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Health Aff (Millwood). 2010 May;29(5):760-5. doi: 10.1377/hlthaff.2010.0014.

Reflections on the past and future of primary care.

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  • 1Internal medicine, University of Michigan, Ann Arbor, MI, USA. jhowell@umich.edu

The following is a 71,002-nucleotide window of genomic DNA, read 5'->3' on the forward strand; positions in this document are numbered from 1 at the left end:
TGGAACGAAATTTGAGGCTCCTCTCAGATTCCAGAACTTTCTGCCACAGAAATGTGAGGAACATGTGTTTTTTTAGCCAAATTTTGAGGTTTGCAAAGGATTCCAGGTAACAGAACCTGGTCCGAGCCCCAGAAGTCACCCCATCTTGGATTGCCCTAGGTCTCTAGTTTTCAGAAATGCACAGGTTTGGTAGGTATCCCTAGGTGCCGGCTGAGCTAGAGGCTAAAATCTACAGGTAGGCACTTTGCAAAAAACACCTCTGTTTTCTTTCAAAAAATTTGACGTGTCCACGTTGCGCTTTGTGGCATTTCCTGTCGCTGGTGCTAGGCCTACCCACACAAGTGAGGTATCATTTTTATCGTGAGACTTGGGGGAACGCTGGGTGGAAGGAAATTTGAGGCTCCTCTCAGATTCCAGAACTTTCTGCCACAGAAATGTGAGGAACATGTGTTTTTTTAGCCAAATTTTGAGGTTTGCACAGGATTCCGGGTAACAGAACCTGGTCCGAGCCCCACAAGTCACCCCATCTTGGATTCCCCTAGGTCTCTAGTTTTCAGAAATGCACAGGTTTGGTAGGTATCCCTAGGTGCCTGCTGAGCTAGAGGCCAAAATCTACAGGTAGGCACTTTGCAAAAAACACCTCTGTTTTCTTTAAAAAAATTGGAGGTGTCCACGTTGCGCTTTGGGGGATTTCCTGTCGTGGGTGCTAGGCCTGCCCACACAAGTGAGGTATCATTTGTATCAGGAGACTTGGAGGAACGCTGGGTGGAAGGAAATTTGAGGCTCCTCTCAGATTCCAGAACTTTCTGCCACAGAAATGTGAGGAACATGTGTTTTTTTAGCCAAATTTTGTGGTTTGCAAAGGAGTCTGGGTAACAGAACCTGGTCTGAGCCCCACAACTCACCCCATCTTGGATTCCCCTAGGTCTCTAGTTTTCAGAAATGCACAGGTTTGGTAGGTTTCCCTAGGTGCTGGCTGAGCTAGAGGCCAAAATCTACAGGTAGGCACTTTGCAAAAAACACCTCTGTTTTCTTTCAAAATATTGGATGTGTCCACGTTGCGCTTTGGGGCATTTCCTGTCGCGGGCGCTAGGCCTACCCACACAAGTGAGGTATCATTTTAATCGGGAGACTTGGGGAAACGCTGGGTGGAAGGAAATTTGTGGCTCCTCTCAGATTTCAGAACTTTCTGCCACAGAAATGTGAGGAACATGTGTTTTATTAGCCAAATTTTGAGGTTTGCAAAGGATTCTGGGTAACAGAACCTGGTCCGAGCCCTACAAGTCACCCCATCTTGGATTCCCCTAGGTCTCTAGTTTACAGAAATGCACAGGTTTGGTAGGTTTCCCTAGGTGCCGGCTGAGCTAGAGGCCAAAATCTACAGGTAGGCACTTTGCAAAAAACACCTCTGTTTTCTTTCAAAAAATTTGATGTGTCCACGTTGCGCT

Medical care and primary care were at one time synonymous. All health care was primary. The concept and terminology of primary care came into widespread use during the 1960s, reflecting a specific policy agenda: bolstering the role of the generalist physician, which had changed dramatically following World War II. This essay describes the transformation of the nineteenth-century physician making house calls on horseback into the twenty-first-century primary care physician contemplating the electronic records of her patient population. The essential point is that "primary care" was born out of tension with other forms of medical care. In the future, primary care will be reinvented, and changes will be caused by the sorts of external social, political, and economic forces that previously led to systemic transformation.

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